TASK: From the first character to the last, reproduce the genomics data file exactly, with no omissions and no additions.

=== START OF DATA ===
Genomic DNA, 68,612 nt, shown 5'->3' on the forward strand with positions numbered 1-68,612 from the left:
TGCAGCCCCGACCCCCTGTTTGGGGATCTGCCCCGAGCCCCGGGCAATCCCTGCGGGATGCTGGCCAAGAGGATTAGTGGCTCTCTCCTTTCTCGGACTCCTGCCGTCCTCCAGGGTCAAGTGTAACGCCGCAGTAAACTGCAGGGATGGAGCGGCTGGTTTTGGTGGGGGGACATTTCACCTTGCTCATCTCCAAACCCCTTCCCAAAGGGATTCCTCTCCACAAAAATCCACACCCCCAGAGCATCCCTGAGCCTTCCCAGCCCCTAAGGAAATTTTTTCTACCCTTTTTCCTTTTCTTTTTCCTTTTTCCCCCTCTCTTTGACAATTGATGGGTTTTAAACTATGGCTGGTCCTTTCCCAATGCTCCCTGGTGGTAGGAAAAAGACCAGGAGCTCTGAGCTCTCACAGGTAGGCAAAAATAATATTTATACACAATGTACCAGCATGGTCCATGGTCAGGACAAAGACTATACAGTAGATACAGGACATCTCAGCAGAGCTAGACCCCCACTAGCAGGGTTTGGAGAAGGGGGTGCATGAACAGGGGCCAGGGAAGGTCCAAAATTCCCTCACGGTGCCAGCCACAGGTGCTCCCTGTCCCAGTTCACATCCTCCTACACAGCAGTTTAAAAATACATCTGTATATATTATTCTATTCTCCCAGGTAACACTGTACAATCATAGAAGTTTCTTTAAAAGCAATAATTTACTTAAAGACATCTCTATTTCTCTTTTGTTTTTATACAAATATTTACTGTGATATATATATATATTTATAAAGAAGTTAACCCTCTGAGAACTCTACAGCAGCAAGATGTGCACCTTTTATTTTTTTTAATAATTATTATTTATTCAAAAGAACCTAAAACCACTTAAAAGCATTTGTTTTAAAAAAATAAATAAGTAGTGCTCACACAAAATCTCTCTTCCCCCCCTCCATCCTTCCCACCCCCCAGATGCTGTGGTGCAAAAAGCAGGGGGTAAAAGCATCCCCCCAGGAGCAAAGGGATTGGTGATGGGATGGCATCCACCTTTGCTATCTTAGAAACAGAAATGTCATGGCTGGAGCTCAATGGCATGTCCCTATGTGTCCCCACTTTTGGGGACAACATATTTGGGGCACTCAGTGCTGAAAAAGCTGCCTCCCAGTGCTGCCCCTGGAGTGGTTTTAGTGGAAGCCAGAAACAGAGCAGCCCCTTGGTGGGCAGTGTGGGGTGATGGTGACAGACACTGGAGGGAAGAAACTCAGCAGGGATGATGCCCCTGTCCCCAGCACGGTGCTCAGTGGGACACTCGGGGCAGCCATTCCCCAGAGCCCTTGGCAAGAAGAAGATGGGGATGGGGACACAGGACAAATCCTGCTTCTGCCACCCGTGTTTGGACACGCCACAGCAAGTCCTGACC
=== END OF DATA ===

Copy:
Genomic DNA, 68,612 nt, shown 5'->3' on the forward strand with positions numbered 1-68,612 from the left:
TGCAGCCCCGACCCCCTGTTTGGGGATCTGCCCCGAGCCCCGGGCAATCCCTGCGGGATGCTGGCCAAGAGGATTAGTGGCTCTCTCCTTTCTCGGACTCCTGCCGTCCTCCAGGGTCAAGTGTAACGCCGCAGTAAACTGCAGGGATGGAGCGGCTGGTTTTGGTGGGGGGACATTTCACCTTGCTCATCTCCAAACCCCTTCCCAAAGGGATTCCTCTCCACAAAAATCCACACCCCCAGAGCATCCCTGAGCCTTCCCAGCCCCTAAGGAAATTTTTTCTACCCTTTTTCCTTTTCTTTTTCCTTTTTCCCCCTCTCTTTGACAATTGATGGGTTTTAAACTATGGCTGGTCCTTTCCCAATGCTCCCTGGTGGTAGGAAAAAGACCAGGAGCTCTGAGCTCTCACAGGTAGGCAAAAATAATATTTATACACAATGTACCAGCATGGTCCATGGTCAGGACAAAGACTATACAGTAGATACAGGACATCTCAGCAGAGCTAGACCCCCACTAGCAGGGTTTGGAGAAGGGGGTGCATGAACAGGGGCCAGGGAAGGTCCAAAATTCCCTCACGGTGCCAGCCACAGGTGCTCCCTGTCCCAGTTCACATCCTCCTACACAGCAGTTTAAAAATACATCTGTATATATTATTCTATTCTCCCAGGTAACACTGTACAATCATAGAAGTTTCTTTAAAAGCAATAATTTACTTAAAGACATCTCTATTTCTCTTTTGTTTTTATACAAATATTTACTGTGATATATATATATATTTATAAAGAAGTTAACCCTCTGAGAACTCTACAGCAGCAAGATGTGCACCTTTTATTTTTTTTAATAATTATTATTTATTCAAAAGAACCTAAAACCACTTAAAAGCATTTGTTTTAAAAAAATAAATAAGTAGTGCTCACACAAAATCTCTCTTCCCCCCCTCCATCCTTCCCACCCCCCAGATGCTGTGGTGCAAAAAGCAGGGGGTAAAAGCATCCCCCCAGGAGCAAAGGGATTGGTGATGGGATGGCATCCACCTTTGCTATCTTAGAAACAGAAATGTCATGGCTGGAGCTCAATGGCATGTCCCTATGTGTCCCCACTTTTGGGGACAACATATTTGGGGCACTCAGTGCTGAAAAAGCTGCCTCCCAGTGCTGCCCCTGGAGTGGTTTTAGTGGAAGCCAGAAACAGAGCAGCCCCTTGGTGGGCAGTGTGGGGTGATGGTGACAGACACTGGAGGGAAGAAACTCAGCAGGGATGATGCCCCTGTCCCCAGCACGGTGCTCAGTGGGACACTCGGGGCAGCCATTCCCCAGAGCCCTTGGCAAGAAGAAGATGGGGATGGGGACACAGGACAAATCCTGCTTCTGCCACCCGTGTTTGGACACGCCACAGCAAGTCCTGACC